Bali mynas are one of the most critically endangered birds in the world. These striking members of the starling family are mostly white, with black bands on the wings and tail, and a featherless, blue patch around the eyes. Males and females look alike, each with an elegant feather crest on the head.
What They Eat
Bali mynas are omnivores. They eat seeds, fruit, small reptiles and insects such as caterpillars, ants, grasshoppers and dragonflies.
Where They Live
Bali mynas are native only to the northwest coast of the island of Bali in Indonesia. They inhabit open, grassy woodlands, and tend to avoid dense forest.
What They Do
Historically, Bali mynas gathered in flocks of 20-40 birds. During the breeding season, birds pair off to mate. Nests are often built in old woodpecker holes or in natural tree cavities. Two weeks after eggs are laid, two or three chicks hatch. Both parents care for eggs and young.
How They’re Doing
Listed as “critically endangered” by the International Union for the Conservation of Nature (IUCN), the population is declining. The wild population is maintained by the release of captive-bred birds, but there is evidence of wild birds breeding. The greatest threats to Bali mynas are unsustainable, illegal capture for the pet trade and habitat loss.
- Scientists first discovered the Bali myna in the early 1900s.
- Bali myna are also known by the common names Bali starling, Rothschild’s Mynah, Rothschild’s Starling and White Starling.
- The region where these birds are found in Bali is smaller in size than the state of Rhode Island.
- Both sexes of Bali myna sing. Their songs include a wide variety of loud chattering with whistles and piercing, high-pitched notes. Singing is often accompanied by raising the crest and bowing.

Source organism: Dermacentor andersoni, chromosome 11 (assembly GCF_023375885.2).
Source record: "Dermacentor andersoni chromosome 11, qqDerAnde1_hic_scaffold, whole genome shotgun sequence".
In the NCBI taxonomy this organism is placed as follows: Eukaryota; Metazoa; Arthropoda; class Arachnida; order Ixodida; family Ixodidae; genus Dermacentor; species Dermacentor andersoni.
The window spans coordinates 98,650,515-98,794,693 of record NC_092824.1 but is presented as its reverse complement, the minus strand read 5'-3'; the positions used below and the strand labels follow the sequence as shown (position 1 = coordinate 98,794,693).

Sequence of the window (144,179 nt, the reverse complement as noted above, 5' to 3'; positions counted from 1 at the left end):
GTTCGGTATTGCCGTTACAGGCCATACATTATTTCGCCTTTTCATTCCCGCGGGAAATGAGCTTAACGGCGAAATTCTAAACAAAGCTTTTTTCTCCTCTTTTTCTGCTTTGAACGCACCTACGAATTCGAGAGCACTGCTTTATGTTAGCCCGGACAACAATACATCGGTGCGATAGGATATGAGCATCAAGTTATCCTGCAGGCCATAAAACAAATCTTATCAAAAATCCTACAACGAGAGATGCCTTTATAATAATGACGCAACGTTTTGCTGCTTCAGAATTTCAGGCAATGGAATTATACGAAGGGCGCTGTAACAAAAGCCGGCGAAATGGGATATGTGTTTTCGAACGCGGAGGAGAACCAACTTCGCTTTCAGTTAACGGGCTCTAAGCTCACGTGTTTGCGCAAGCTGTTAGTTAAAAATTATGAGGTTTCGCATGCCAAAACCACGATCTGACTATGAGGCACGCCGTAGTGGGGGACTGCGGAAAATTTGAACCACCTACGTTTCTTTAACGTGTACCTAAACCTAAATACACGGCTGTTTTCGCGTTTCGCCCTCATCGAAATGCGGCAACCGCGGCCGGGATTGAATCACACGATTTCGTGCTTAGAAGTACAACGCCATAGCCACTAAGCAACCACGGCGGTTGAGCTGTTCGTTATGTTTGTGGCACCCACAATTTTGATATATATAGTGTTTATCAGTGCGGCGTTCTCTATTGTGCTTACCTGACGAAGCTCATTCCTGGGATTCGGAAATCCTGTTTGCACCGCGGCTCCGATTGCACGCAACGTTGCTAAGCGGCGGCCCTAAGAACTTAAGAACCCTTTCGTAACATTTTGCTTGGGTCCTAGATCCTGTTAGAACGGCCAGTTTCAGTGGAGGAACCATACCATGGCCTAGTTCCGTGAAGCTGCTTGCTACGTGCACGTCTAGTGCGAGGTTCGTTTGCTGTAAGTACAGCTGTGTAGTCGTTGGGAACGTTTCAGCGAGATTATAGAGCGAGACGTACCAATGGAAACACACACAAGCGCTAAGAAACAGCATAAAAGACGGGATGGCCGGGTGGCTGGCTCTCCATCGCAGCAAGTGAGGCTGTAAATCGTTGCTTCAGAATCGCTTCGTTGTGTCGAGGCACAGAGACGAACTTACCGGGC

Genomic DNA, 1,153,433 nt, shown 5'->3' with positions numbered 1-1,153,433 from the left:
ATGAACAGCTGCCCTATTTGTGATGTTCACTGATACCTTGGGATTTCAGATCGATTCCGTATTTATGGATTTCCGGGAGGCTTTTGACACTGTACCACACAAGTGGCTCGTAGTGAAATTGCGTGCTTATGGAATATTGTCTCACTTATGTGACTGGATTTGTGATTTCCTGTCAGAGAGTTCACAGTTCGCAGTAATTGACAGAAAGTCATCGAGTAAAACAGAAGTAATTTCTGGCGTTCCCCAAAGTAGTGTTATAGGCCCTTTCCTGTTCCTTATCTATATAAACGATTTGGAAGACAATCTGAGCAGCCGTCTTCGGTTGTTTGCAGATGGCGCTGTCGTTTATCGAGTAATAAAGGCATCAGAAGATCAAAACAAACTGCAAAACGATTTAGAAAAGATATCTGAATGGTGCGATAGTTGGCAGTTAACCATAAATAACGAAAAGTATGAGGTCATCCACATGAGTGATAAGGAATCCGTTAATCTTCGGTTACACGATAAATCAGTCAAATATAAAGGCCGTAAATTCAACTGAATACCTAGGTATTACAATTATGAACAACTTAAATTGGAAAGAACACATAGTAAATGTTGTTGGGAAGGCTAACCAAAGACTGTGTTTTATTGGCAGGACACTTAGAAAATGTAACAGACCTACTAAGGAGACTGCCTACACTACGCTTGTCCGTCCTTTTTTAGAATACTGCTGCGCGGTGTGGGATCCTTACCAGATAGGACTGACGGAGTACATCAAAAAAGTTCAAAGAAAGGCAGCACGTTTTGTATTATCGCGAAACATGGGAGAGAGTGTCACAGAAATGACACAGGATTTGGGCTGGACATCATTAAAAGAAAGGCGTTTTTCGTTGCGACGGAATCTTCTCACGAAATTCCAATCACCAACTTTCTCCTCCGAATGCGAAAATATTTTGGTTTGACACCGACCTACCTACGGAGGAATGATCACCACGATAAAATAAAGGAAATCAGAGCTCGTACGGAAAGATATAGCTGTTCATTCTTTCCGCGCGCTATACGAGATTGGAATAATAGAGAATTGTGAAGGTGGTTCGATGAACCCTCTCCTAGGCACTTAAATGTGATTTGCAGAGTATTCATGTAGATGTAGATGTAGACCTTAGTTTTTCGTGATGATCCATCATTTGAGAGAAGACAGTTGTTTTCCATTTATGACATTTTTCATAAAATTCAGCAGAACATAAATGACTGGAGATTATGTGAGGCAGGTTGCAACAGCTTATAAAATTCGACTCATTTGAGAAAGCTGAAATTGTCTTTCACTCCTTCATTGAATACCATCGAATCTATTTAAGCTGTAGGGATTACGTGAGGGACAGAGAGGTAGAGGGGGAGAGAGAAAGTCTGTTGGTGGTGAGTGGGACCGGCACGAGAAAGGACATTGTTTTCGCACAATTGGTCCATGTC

- Behaviors used for courtship and aggression are similar.
- Bali myna eggs are teal in color.
Bali mynas are critically endangered, facing both environmental and cultural challenges. Their habitat is disappearing, but the greatest threat to their survival is the illegal pet trade. Indonesia has outlawed all capture, hunting and export of these rare birds. Regardless, capture for the pet trade still continues because these birds are highly-valued for their beautiful singing and striking plumage. Learn how you can help curb the illegal pet trade by responsibly choosing a pet.
Bali mynas exist in the wild in only 4 small locations: the West Bali National Park, and Bali’s small islands of Nusa Penida, Nusa Ceningan and Nusa Lembongan.
In the 1980s, scientists estimated there to be about 350 birds in the West Bali National Park. During the 1990s, over 400 captive-bred Bali mynas were released into the park to increase their numbers. But by 2005, park authorities estimated the number to have fallen to fewer than ten. This decline was caused primarily by poachers responding to demand for rare birds in the caged bird market. Thanks to continued conservation efforts, the number of Bali mynas in this park is now close to 200 birds.
A second population of Bali mynas now exists on the island of Nusa Penida off of the southeast coast of Bali. Starting in 2006, the Begawan Foundation released 64 captive-bred Bali mynas on Nusa Penida, an island not part of the species’ original range. The group that monitors these released birds stated that their numbers had increased to over 100 by 2009. The birds had spread across Nusa Penida, with small numbers also breeding on the neighboring islands of Nusa Ceningan and Nusa Lembongan. Sadly, by 2015 that population had decreased to fewer than 20 birds, likely due to poaching losses.
Overall Bali myna populations have only been maintained by the release of captive-bred birds combined with conservation efforts focused mainly on eliminating wildlife trade and increasing community support. There is recent evidence of the birds breeding in the wild, but wild populations are not able to sustain themselves without massive, persistent conservation efforts.